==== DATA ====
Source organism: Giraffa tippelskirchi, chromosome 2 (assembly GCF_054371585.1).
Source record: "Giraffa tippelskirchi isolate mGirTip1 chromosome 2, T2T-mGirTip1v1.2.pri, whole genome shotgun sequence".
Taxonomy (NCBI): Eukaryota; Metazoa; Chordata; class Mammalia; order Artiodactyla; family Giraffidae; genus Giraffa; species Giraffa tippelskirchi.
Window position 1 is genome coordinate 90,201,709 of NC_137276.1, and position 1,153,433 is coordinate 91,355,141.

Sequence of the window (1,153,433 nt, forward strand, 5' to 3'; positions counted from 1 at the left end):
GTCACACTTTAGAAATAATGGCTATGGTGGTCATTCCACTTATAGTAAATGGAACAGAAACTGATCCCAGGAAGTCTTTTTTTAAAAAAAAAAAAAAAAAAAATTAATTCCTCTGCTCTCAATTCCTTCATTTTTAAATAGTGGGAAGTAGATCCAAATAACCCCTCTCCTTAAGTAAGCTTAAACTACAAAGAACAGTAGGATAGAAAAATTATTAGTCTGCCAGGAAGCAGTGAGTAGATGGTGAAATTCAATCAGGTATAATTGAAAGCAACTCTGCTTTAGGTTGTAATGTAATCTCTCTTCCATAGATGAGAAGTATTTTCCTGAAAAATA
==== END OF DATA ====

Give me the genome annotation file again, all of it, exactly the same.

Source organism: Giraffa tippelskirchi, chromosome 2 (assembly GCF_054371585.1).
Source record: "Giraffa tippelskirchi isolate mGirTip1 chromosome 2, T2T-mGirTip1v1.2.pri, whole genome shotgun sequence".
Taxonomy (NCBI): Eukaryota; Metazoa; Chordata; class Mammalia; order Artiodactyla; family Giraffidae; genus Giraffa; species Giraffa tippelskirchi.
Window position 1 is genome coordinate 90,201,709 of NC_137276.1, and position 1,153,433 is coordinate 91,355,141.

Sequence of the window (1,153,433 nt, forward strand, 5' to 3'; positions counted from 1 at the left end):
GTCACACTTTAGAAATAATGGCTATGGTGGTCATTCCACTTATAGTAAATGGAACAGAAACTGATCCCAGGAAGTCTTTTTTTAAAAAAAAAAAAAAAAAAAATTAATTCCTCTGCTCTCAATTCCTTCATTTTTAAATAGTGGGAAGTAGATCCAAATAACCCCTCTCCTTAAGTAAGCTTAAACTACAAAGAACAGTAGGATAGAAAAATTATTAGTCTGCCAGGAAGCAGTGAGTAGATGGTGAAATTCAATCAGGTATAATTGAAAGCAACTCTGCTTTAGGTTGTAATGTAATCTCTCTTCCATAGATGAGAAGTATTTTCCTGAAAAATA